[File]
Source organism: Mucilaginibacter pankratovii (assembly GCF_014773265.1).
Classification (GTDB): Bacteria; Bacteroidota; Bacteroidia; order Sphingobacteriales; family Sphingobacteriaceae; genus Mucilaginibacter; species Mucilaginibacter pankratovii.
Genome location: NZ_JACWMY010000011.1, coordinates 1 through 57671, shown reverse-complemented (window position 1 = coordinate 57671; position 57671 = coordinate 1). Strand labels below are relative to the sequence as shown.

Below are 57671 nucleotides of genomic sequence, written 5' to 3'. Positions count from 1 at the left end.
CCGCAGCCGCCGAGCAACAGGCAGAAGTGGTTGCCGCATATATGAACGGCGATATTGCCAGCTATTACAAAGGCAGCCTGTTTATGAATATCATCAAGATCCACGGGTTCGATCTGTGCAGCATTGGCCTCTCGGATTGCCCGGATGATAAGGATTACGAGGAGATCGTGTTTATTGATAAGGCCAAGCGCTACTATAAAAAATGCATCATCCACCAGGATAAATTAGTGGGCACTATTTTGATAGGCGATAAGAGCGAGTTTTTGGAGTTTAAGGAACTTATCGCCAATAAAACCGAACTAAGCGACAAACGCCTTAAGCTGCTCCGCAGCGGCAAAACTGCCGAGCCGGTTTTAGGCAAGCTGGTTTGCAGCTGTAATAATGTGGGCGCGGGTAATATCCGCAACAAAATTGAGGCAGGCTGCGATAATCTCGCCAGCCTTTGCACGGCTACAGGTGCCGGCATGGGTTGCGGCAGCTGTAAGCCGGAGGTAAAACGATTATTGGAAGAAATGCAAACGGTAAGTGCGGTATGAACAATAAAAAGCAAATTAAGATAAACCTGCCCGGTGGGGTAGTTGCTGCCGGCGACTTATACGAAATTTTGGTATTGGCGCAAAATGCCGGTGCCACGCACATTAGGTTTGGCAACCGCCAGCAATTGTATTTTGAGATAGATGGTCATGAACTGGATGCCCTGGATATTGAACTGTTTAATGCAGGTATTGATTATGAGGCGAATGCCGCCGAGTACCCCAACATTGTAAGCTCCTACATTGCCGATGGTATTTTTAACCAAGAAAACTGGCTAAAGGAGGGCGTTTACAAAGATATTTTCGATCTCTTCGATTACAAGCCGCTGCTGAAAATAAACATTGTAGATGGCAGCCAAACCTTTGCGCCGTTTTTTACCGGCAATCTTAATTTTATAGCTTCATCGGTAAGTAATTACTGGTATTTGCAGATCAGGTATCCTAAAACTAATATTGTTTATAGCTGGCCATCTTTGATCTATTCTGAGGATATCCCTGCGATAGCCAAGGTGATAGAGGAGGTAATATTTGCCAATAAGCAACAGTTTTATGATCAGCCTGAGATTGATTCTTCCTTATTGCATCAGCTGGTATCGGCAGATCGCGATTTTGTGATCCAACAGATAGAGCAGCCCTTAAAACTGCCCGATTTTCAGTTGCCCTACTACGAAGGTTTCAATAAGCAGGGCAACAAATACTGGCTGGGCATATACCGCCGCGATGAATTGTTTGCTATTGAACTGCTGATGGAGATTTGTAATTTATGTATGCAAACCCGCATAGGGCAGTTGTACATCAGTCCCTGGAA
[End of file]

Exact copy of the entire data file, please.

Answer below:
Source organism: Mucilaginibacter pankratovii (assembly GCF_014773265.1).
Classification (GTDB): Bacteria; Bacteroidota; Bacteroidia; order Sphingobacteriales; family Sphingobacteriaceae; genus Mucilaginibacter; species Mucilaginibacter pankratovii.
Genome location: NZ_JACWMY010000011.1, coordinates 1 through 57671, shown reverse-complemented (window position 1 = coordinate 57671; position 57671 = coordinate 1). Strand labels below are relative to the sequence as shown.

Below are 57671 nucleotides of genomic sequence, written 5' to 3'. Positions count from 1 at the left end.
CCGCAGCCGCCGAGCAACAGGCAGAAGTGGTTGCCGCATATATGAACGGCGATATTGCCAGCTATTACAAAGGCAGCCTGTTTATGAATATCATCAAGATCCACGGGTTCGATCTGTGCAGCATTGGCCTCTCGGATTGCCCGGATGATAAGGATTACGAGGAGATCGTGTTTATTGATAAGGCCAAGCGCTACTATAAAAAATGCATCATCCACCAGGATAAATTAGTGGGCACTATTTTGATAGGCGATAAGAGCGAGTTTTTGGAGTTTAAGGAACTTATCGCCAATAAAACCGAACTAAGCGACAAACGCCTTAAGCTGCTCCGCAGCGGCAAAACTGCCGAGCCGGTTTTAGGCAAGCTGGTTTGCAGCTGTAATAATGTGGGCGCGGGTAATATCCGCAACAAAATTGAGGCAGGCTGCGATAATCTCGCCAGCCTTTGCACGGCTACAGGTGCCGGCATGGGTTGCGGCAGCTGTAAGCCGGAGGTAAAACGATTATTGGAAGAAATGCAAACGGTAAGTGCGGTATGAACAATAAAAAGCAAATTAAGATAAACCTGCCCGGTGGGGTAGTTGCTGCCGGCGACTTATACGAAATTTTGGTATTGGCGCAAAATGCCGGTGCCACGCACATTAGGTTTGGCAACCGCCAGCAATTGTATTTTGAGATAGATGGTCATGAACTGGATGCCCTGGATATTGAACTGTTTAATGCAGGTATTGATTATGAGGCGAATGCCGCCGAGTACCCCAACATTGTAAGCTCCTACATTGCCGATGGTATTTTTAACCAAGAAAACTGGCTAAAGGAGGGCGTTTACAAAGATATTTTCGATCTCTTCGATTACAAGCCGCTGCTGAAAATAAACATTGTAGATGGCAGCCAAACCTTTGCGCCGTTTTTTACCGGCAATCTTAATTTTATAGCTTCATCGGTAAGTAATTACTGGTATTTGCAGATCAGGTATCCTAAAACTAATATTGTTTATAGCTGGCCATCTTTGATCTATTCTGAGGATATCCCTGCGATAGCCAAGGTGATAGAGGAGGTAATATTTGCCAATAAGCAACAGTTTTATGATCAGCCTGAGATTGATTCTTCCTTATTGCATCAGCTGGTATCGGCAGATCGCGATTTTGTGATCCAACAGATAGAGCAGCCCTTAAAACTGCCCGATTTTCAGTTGCCCTACTACGAAGGTTTCAATAAGCAGGGCAACAAATACTGGCTGGGCATATACCGCCGCGATGAATTGTTTGCTATTGAACTGCTGATGGAGATTTGTAATTTATGTATGCAAACCCGCATAGGGCAGTTGTACATCAGTCCCTGGAA